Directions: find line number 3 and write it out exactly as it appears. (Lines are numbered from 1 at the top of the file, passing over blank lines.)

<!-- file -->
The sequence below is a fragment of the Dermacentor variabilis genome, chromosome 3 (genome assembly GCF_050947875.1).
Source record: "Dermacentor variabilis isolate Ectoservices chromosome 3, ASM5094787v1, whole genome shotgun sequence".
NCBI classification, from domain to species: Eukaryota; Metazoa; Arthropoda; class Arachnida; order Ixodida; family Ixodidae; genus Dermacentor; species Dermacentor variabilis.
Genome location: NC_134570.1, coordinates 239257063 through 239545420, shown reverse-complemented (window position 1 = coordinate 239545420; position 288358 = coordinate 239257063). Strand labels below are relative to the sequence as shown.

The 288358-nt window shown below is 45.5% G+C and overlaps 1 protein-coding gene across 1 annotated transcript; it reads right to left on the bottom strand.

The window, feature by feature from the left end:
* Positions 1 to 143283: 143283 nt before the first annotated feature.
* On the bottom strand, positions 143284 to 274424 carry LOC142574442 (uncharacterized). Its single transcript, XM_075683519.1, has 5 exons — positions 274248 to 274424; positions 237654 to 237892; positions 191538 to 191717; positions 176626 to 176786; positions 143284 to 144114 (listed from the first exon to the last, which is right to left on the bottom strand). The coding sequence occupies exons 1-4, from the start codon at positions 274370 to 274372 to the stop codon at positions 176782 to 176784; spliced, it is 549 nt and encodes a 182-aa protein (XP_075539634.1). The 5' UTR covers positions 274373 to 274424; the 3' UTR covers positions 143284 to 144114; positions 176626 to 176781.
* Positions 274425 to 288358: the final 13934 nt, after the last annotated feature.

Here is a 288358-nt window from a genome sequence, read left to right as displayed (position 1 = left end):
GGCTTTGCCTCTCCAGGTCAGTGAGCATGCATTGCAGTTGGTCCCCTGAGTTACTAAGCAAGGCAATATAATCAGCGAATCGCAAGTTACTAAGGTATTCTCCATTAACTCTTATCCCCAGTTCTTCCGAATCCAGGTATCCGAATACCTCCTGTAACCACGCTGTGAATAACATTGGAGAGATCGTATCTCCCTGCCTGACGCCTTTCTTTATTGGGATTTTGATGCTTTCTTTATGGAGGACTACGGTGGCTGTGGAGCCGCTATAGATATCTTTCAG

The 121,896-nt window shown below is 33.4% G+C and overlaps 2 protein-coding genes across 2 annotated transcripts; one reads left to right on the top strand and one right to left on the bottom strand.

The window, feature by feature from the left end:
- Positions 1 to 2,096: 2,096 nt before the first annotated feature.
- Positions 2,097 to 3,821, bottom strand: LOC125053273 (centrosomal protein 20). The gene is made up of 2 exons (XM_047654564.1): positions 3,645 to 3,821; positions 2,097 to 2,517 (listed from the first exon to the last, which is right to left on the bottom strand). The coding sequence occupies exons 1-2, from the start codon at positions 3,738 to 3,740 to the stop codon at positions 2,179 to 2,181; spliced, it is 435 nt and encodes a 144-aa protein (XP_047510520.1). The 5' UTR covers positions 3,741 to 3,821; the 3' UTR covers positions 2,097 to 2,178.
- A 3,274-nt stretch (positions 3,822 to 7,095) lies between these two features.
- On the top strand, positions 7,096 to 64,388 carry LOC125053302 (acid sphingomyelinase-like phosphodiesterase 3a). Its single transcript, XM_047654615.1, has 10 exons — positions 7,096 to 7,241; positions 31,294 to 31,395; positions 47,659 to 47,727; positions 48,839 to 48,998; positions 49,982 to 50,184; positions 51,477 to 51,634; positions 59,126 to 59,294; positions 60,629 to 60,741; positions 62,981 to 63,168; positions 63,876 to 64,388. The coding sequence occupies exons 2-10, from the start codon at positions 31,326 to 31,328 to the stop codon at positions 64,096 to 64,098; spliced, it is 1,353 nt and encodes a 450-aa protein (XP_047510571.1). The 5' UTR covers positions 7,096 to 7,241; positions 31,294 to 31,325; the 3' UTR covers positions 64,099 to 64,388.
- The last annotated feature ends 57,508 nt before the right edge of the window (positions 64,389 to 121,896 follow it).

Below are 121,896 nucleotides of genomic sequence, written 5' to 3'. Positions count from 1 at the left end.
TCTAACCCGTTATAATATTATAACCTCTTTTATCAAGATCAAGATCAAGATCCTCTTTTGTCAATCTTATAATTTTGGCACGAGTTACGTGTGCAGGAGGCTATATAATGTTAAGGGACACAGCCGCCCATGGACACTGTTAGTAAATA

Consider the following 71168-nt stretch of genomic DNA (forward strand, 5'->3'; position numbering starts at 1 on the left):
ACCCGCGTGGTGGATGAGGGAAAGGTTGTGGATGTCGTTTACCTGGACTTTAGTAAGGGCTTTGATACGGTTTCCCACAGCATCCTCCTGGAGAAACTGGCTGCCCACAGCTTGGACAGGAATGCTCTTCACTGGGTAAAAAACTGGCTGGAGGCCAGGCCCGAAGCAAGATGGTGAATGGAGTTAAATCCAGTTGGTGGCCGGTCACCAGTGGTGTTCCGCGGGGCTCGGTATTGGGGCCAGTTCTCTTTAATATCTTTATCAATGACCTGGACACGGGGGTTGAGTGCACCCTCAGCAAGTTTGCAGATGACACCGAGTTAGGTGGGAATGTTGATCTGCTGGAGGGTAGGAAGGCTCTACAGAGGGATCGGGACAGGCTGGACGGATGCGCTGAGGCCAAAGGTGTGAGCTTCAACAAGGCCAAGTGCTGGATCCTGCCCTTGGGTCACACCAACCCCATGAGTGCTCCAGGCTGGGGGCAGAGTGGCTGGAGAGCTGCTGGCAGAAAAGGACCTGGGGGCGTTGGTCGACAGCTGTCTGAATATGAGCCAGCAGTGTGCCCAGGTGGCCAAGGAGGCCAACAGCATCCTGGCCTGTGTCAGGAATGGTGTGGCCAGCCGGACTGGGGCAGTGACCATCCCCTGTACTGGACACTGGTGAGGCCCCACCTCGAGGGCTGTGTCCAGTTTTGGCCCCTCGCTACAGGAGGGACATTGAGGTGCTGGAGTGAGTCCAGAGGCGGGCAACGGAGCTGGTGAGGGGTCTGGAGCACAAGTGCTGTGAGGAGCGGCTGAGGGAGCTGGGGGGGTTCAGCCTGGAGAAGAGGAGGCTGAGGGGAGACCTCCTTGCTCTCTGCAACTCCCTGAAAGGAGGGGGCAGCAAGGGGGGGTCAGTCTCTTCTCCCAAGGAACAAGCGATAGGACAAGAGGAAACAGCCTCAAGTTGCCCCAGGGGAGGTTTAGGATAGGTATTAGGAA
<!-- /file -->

NCBI classification, from domain to species: Eukaryota; Metazoa; Arthropoda; class Arachnida; order Ixodida; family Ixodidae; genus Dermacentor; species Dermacentor variabilis.